This is the seventh in a series of daily posts during this year's Week of Prayer for Christian Unity (January 18-25, 2011) offering brief reflections on the biblical basis for the quest for Christian unity. These reflections are drawn from the pages of Ecumenism Means You, Too: Ordinary Christians and the Quest for Christian Unity (Cascade Books, 2010).
We embody one life with each other through the practice of “bearing with one another.” “Bearing with one another” suggests something like “putting up with one another,” the way we put up with family members whom we love but who thoroughly annoy us or with whom we have hotly-argued disagreements. It is the qualifier “in love” that makes putting up with one another possible, whether in family life or church life or in any of our relationships. Love in the biblical sense of the word makes putting up with each other possible because it is not a fleeting feeling that depends on whether we like the other or whether the other seems to love us. Love can be commanded in Scripture because love is an act of the will and not merely an emotion. When Jesus commands us, “love your enemies” (Matthew 5:44), he’s not saying “have warm feelings of affection for your enemies,” but rather “love your enemies in the same way I love the people who crucified me and for whose sins I have died.” If that’s true for our relations with our enemies and with those currently outside the church, how much more should it be true of our relations with all those who belong to the body of Christ—even those we believe have dangerously distorted understandings of what it means to be Christian? We’re urged to speak the truth to one another later in chapter 4, and sometimes that may tragically mean maintaining some of the current divisions of the church until we make more progress together in our effort to “try to find out what is pleasing to the Lord” (Ephesians 5:10).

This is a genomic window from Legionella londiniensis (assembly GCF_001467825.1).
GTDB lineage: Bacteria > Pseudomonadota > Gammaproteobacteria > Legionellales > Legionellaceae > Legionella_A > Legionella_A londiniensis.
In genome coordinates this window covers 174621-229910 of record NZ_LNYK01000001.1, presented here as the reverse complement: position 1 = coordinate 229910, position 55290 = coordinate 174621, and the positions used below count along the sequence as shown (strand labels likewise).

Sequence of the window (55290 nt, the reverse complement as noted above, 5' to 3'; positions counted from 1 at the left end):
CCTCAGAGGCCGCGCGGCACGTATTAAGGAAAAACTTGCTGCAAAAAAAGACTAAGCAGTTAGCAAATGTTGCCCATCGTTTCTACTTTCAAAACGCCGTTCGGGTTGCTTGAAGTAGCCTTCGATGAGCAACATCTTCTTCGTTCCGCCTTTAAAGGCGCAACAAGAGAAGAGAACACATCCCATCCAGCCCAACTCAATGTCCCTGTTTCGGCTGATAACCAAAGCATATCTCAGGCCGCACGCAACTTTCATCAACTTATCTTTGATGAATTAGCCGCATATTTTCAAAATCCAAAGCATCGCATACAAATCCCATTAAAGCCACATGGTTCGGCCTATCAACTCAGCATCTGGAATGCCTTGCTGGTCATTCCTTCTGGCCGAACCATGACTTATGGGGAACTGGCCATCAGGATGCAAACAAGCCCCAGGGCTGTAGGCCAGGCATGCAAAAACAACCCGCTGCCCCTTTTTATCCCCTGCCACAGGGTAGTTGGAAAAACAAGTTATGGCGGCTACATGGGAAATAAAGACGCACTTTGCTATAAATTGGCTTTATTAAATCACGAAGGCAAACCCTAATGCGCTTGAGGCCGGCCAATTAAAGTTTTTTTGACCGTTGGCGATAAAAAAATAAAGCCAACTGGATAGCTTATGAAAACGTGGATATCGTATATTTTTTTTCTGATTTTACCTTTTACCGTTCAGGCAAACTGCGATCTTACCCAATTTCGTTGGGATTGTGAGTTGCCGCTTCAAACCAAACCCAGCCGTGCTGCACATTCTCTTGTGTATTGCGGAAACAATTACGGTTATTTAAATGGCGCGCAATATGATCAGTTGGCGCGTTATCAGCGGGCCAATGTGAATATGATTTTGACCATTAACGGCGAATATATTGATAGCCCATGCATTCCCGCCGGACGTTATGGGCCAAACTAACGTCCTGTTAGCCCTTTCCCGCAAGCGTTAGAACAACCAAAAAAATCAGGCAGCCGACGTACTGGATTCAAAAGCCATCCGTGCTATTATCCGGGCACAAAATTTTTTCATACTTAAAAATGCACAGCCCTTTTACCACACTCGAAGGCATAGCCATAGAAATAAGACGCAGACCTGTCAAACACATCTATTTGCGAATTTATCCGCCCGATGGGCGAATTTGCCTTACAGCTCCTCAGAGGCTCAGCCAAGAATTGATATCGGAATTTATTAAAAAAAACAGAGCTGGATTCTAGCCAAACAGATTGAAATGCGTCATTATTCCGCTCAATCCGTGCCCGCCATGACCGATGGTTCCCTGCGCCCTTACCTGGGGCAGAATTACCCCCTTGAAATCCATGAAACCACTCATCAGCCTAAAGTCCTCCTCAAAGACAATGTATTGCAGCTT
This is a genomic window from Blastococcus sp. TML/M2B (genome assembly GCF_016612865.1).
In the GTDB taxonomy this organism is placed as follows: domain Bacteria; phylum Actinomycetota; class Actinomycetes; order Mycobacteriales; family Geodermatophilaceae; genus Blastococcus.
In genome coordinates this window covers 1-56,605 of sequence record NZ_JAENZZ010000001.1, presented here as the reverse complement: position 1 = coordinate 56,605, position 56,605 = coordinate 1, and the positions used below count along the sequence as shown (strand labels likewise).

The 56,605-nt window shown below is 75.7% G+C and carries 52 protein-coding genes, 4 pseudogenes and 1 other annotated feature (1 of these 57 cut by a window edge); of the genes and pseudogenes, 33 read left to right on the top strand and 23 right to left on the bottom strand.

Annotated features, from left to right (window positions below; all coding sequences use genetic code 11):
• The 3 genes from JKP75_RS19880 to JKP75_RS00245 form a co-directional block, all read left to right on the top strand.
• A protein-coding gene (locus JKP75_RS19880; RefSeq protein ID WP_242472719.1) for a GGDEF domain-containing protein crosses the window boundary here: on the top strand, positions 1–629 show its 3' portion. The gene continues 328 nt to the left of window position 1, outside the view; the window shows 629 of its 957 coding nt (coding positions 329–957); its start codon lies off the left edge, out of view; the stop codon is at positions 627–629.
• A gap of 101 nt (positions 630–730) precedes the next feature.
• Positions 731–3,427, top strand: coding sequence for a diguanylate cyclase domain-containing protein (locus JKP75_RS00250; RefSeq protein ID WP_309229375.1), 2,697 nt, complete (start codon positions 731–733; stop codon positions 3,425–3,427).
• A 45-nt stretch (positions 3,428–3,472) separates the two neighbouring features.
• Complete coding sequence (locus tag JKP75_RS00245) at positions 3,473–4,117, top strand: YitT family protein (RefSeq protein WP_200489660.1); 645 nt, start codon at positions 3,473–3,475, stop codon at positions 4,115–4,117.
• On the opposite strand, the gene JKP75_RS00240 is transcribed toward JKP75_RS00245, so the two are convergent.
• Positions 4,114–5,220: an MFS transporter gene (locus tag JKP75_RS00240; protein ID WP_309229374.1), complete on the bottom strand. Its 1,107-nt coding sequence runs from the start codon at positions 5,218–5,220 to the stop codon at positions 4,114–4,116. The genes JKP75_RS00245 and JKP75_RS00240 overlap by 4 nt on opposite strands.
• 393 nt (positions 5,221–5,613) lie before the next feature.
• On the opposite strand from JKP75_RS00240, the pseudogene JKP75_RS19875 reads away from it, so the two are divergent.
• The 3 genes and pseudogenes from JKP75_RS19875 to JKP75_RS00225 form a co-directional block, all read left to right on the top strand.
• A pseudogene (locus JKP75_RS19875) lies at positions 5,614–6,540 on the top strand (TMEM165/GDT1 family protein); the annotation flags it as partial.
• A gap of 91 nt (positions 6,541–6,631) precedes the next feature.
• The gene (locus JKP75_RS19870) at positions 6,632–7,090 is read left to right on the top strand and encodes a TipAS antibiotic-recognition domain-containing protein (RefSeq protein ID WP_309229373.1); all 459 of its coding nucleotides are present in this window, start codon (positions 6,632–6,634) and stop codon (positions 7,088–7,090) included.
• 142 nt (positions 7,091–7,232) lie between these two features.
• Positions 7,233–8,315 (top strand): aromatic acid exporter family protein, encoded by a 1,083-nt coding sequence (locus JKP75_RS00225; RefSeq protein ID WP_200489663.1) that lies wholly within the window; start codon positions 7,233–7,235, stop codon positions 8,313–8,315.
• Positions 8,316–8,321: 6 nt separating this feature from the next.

-- from chapter 3, “One Life with Each Other: The Theology of Ecumenism”
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